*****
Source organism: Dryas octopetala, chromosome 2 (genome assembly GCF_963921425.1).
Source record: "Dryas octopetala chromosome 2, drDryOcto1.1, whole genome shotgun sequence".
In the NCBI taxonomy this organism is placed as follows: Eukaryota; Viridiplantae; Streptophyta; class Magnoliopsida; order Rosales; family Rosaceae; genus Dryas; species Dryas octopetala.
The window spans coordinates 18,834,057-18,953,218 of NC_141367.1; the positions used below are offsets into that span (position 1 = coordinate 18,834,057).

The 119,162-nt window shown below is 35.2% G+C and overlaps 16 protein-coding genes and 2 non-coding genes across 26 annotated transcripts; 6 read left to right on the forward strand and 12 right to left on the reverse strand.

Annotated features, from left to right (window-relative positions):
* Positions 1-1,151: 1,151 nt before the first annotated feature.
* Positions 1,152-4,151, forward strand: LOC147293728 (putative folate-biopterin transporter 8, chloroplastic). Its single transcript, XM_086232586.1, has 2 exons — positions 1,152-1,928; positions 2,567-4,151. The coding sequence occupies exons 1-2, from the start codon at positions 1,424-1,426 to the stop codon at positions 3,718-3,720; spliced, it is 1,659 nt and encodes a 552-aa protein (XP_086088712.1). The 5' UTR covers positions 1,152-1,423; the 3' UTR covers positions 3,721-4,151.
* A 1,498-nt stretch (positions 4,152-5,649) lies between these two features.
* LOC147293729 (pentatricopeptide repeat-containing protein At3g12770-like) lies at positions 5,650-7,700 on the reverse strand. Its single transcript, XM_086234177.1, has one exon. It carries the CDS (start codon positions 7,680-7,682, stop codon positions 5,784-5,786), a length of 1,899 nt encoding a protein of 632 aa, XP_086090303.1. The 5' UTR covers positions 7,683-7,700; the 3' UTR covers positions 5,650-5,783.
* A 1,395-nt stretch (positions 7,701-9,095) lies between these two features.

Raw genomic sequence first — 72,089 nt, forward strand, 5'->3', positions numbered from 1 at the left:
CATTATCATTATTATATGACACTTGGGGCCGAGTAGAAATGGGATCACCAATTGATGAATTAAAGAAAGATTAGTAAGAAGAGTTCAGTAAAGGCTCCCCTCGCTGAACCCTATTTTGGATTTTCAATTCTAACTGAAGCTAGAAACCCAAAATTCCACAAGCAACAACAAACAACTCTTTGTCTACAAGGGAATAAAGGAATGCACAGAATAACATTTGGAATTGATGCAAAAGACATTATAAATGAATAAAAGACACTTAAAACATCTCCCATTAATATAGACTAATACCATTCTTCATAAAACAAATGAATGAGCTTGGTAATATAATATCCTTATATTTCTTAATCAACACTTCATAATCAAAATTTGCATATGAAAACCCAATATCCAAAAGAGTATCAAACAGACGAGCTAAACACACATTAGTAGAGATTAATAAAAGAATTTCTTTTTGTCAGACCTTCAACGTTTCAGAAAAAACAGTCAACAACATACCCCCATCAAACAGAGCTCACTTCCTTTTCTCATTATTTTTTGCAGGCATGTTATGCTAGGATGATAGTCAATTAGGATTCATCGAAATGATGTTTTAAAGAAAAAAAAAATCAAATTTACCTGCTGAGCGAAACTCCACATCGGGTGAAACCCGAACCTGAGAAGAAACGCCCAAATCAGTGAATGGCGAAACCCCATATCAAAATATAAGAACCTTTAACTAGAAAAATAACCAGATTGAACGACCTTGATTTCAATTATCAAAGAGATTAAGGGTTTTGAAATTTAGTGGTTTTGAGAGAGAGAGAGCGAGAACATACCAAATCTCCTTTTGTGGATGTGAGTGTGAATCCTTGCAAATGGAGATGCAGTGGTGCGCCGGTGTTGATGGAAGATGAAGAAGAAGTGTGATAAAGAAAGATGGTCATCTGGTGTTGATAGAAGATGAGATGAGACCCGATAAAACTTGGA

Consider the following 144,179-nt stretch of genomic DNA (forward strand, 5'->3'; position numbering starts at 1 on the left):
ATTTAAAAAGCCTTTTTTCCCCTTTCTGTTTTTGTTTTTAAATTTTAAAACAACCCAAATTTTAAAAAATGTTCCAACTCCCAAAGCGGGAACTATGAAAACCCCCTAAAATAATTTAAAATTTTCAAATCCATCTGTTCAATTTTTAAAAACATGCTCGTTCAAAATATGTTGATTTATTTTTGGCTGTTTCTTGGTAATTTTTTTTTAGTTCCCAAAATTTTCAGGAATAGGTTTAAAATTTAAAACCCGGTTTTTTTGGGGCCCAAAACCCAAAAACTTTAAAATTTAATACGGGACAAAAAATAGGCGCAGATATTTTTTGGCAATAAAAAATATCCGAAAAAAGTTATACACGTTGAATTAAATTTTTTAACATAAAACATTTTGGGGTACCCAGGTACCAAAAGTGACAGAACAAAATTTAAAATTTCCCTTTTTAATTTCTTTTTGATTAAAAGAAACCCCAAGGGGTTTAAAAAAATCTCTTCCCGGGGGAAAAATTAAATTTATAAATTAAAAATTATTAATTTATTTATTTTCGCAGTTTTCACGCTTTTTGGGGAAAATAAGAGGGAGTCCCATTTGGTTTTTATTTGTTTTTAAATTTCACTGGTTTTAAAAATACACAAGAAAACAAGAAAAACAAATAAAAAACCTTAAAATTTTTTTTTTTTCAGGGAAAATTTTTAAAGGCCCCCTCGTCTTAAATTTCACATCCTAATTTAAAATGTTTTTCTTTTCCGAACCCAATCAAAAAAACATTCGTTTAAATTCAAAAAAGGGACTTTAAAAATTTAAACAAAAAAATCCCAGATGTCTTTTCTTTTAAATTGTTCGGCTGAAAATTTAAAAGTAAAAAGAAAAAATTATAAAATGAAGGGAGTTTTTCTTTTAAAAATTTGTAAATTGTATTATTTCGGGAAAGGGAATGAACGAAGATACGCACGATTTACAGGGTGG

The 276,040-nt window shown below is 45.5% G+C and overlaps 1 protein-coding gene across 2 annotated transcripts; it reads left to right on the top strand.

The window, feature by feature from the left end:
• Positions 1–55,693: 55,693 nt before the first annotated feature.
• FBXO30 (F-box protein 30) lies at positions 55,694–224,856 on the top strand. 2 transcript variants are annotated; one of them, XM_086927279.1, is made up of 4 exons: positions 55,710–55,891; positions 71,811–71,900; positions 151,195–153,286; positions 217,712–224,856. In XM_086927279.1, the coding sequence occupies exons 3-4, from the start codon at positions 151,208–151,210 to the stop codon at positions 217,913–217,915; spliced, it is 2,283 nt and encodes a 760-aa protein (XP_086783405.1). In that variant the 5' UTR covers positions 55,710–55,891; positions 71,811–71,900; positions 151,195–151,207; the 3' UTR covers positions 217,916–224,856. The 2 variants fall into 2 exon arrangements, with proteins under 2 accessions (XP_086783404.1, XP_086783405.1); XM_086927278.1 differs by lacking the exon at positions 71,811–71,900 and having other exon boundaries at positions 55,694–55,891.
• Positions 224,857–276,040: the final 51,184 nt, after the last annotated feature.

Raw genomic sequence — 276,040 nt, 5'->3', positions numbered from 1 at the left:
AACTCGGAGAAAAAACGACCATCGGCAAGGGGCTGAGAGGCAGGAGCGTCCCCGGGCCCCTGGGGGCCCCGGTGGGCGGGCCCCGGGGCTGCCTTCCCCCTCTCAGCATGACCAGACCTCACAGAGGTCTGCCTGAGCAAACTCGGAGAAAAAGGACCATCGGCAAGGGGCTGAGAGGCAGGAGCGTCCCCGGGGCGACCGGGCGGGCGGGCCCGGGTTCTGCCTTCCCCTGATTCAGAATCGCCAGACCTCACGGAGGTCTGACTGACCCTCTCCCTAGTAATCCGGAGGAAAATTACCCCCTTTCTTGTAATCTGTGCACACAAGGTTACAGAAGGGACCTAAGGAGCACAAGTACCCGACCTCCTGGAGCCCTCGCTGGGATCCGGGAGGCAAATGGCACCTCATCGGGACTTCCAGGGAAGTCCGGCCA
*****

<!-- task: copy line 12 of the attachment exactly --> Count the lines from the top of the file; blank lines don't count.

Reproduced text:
Raw genomic sequence first — 72,089 nt, forward strand, 5'->3', positions numbered from 1 at the left: